For some strange reason however, during integration testing I noticed that every now and then decryption would fail. I thought it had to do with some race conditions at first. I blamed JUnits @Before and @After annotations which I used to delete the key rings from disk after the test was done to fire too early. Coincidentally after I removed the annotations the test would work flawlessly, which encouraged me and seemed to confirm my hypothesis.

However, the more tests I did, the more confused I became, as I could not find the cause of the failing. Bouncycastle has debugging disabled for their library, so I could not follow the calculations step by step. This is done for security reasons I guess. Fortunately there is a debug version which I discovered today. Using this library, I can see, which lines are responsible for throwing exceptions and step through the execution in great detail.

The final hint however came from a forum post. So lets see what exactly went wrong. For that purpose lets assume the same scenario as above, but with a slight twist.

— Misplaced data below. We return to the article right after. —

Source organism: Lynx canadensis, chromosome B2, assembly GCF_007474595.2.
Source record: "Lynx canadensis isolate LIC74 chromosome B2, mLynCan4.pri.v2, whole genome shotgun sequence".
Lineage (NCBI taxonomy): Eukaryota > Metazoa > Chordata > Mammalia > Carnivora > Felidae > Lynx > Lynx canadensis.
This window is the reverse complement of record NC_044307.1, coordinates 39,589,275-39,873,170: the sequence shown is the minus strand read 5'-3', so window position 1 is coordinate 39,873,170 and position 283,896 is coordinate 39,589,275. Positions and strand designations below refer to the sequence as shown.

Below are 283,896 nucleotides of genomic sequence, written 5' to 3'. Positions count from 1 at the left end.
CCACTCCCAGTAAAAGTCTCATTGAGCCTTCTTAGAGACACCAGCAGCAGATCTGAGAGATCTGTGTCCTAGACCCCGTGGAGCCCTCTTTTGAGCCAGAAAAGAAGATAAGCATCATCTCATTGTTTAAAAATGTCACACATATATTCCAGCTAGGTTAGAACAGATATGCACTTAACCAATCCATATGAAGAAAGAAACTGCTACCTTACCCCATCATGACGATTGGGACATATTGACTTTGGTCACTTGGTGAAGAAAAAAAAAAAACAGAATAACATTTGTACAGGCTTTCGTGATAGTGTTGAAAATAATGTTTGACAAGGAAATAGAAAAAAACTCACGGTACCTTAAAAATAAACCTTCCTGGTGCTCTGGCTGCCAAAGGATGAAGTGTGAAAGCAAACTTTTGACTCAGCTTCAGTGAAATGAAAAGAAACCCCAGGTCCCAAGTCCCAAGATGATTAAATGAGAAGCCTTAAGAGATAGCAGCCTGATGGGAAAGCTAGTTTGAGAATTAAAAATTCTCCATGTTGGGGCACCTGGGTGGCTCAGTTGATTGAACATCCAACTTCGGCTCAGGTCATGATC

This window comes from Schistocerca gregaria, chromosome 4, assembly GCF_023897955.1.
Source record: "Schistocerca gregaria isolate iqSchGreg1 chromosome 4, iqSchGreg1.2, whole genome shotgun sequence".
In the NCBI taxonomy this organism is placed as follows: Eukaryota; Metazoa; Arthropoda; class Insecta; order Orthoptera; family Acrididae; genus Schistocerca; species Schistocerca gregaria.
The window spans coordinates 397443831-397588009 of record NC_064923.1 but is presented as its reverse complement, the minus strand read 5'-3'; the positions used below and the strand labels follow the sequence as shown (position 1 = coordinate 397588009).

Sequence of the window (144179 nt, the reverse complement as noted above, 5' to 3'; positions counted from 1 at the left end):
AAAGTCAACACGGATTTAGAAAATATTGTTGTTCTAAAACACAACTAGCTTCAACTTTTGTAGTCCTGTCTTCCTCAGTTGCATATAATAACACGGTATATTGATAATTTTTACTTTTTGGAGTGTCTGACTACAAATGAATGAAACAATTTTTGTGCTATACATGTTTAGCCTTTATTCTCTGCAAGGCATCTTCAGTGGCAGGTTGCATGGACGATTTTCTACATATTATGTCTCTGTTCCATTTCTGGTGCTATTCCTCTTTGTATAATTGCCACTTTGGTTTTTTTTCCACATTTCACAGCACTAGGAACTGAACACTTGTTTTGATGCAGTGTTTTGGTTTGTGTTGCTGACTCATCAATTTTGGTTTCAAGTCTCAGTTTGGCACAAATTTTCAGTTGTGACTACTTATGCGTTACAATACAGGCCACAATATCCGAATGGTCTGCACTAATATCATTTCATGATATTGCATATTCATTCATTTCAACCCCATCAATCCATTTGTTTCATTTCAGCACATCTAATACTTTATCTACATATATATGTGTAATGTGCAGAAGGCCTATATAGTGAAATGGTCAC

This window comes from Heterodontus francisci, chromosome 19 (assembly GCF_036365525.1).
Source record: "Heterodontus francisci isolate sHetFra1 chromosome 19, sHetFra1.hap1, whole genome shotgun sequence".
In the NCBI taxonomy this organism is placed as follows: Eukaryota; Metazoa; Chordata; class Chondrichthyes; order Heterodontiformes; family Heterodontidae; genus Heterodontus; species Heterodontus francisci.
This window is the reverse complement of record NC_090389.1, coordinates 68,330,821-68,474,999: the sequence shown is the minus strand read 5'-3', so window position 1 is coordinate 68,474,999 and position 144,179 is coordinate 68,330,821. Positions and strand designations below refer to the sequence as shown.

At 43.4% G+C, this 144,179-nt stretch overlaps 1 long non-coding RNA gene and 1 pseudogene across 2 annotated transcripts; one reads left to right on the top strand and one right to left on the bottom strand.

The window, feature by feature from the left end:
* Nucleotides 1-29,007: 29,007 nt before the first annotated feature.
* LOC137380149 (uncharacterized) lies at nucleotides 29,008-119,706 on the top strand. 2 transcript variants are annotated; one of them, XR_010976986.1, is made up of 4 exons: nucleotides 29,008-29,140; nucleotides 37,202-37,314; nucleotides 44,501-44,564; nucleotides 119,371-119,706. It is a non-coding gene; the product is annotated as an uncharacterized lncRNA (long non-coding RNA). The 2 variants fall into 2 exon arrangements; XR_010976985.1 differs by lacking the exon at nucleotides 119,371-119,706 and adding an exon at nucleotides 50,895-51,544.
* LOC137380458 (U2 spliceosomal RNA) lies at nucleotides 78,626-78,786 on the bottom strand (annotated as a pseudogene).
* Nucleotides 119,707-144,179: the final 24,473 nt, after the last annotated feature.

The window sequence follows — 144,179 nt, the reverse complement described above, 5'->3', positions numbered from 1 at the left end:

Again, Alice encrypts a message to herself and Bob, but this time she prepends Bobs session key first.
Bob, when decrypting the message, stores the first PGPPublicKeyEncryptedData object in encryptedSessionKey, notices that this is his own session key and extracts his respective private key into the variable decryptionKey.
In the next iteration (remember, Bob wants to know all recipients), he stores the next PGPPublicKeyEncryptedData object in encryptedSessionKey. This is Alices session key.

Now he proceeds with decrypting the encryptedSessionKey with his decryptionKey – and hell breaks lose. Why? Because at this point in time encryptedSessionKey actually contains Alices session key, not Bobs.

The tricky part about this bug is, that it only happens by chance. I’m not sure in which order session keys are prepended to the message by Bouncycastle, but in certain cases this caused my code to fail – while in certain cases it did not. One benefit that OpenPGP has over OMEMO is, that you can write better tests. In OMEMO keys always change when the ratchet advances, so you cannot really test if certain messages decrypt. At least it is much easier using OpenPGP. But this bug told me a lesson, that you have to be very very careful with your JUnit tests. At some point I replaced randomly generated key pairs with some fixed keys to get more reliable test results and to be able to confirm the result using GnuPG. Ironically I was very lucky that as a result my test would reproduce the second scenario above. If instead it would have produced the first scenario, it would have taken me much much longer to discover the cause of the issue.